Programming note

As many have surely noticed, while we have covered the major issues that have arisen, the pace of posts here at Filewrapper has slowed down of late. This is a reflection of the recent demands of the actual practice of law. The good news is the blogging pace should pick up soon, and look for the rate of posts to be back at its normal level in the coming weeks.

Patry copyright blog is no more

It's a sad day in the blogosphere, as Bill Patry, author of Patry on Copyright and the Patry Copyright Blog, has announced he is shutting down his blog.  We've linked to Professor Patry's commentary on copyright law on many occasions, and his additional insight into copyright issues will be missed.

Other blogs noting his departure:

He provides two reasons for his departure, the second of which is "profoundly depressing," as it is due to the current state of copyright law:

I regard myself as a centrist. I believe very much that in proper doses copyright is essential for certain classes of works, especially commercial movies, commercial sound recordings, and commercial books, the core copyright industries. I accept that the level of proper doses will vary from person to person and that my recommended dose may be lower (or higher) than others. But in my view, and that of my cherished brother Sir Hugh Laddie, we are well past the healthy dose stage and into the serious illness stage. Much like the U.S. economy, things are getting worse, not better. Copyright law has abandoned its reason for being: to encourage learning and the creation of new works. Instead, its principal functions now are to preserve existing failed business models, to suppress new business models and technologies, and to obtain, if possible, enormous windfall profits from activity that not only causes no harm, but which is beneficial to copyright owners. Like Humpty-Dumpty, the copyright law we used to know can never be put back together again: multilateral and trade agreements have ensured that, and quite deliberately.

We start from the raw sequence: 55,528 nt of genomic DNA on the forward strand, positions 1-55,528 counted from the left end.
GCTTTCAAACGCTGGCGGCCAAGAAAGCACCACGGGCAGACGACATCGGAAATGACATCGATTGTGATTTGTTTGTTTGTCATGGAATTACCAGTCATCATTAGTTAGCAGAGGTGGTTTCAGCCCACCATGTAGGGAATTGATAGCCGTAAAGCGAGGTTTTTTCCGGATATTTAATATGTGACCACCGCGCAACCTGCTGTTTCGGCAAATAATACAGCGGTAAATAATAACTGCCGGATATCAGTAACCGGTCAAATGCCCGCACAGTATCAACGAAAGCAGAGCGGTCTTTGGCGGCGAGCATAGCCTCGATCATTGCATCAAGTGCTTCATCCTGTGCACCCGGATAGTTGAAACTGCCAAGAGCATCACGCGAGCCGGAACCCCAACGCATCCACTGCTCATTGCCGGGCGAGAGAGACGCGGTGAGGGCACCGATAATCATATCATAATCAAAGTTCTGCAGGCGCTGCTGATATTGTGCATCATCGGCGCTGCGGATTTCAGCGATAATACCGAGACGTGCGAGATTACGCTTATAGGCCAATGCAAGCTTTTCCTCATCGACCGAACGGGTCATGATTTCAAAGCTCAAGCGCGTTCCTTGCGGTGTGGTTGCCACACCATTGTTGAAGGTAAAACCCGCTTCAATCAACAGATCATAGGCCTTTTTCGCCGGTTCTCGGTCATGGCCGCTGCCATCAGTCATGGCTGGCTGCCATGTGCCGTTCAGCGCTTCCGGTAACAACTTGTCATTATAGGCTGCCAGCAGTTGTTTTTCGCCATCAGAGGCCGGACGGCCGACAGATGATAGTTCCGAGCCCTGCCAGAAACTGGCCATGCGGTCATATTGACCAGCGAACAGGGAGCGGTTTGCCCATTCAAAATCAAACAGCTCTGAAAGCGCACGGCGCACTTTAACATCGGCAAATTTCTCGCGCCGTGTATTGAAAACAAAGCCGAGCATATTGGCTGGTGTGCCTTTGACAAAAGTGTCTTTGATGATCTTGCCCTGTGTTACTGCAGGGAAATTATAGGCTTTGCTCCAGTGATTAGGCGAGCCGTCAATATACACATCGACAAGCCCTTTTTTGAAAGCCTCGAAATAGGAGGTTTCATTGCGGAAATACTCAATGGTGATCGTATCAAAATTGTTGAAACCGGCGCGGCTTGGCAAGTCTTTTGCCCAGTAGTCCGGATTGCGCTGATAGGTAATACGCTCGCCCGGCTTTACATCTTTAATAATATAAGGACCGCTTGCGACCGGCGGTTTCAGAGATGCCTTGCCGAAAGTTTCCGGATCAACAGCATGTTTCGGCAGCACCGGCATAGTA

It is profoundly depressing, after 26 years full-time in a field I love, to be a constant voice of dissent.

His voice will be missed in the blogosphere.

Update:  Based on the response online, Mr. Patry has decided to put the blog's archives back online.

The clear target of the new continuation and claim limit rules: Thomas Edison

This was received over email today.  While we have not verified the information, it shows that the new rules arguably do not "Promote the Progress of Science and Useful Arts."


Before the new rules, one New Jersey inventor amassed 394 patents with more than 5 independent claims, 21 of which had more than 25 total claims.  This, of course is now prohibited by 37 C.F.R. § 1.75(b)(1).  Furthermore, this same inventor slid by without filing any of the 7,326 separate statements about co-pending applications that are now required by 37 C.F.R. § 1.78(f)(1)(i), or any of the 243 terminal disclaimers under 37 C.F.R. § 1.78(f)(2)(ii)(A) or explanations under 37 C.F.R. § 1.78(f)(2)(ii)(B) for the applications filed on the same day with the exact same title.  While this inventor did not file any continuation application, 67 times he obtained more than three patents with identical titles, once obtaining 37 different patents with the exact same title, with a total of 188 claims.  286 times he obtained patents with the same titles with more than 15 total independent claims, and 53 times he obtained patents with the same titles with more than 75 total claims, which would now be nearly impossible under 37 C.F.R. § 1.75(b)(1).   THANK GOODNESS that Commissioner Dudas has put a stop to the likes of Thomas Alva Edison, what would become of us if we had more like him?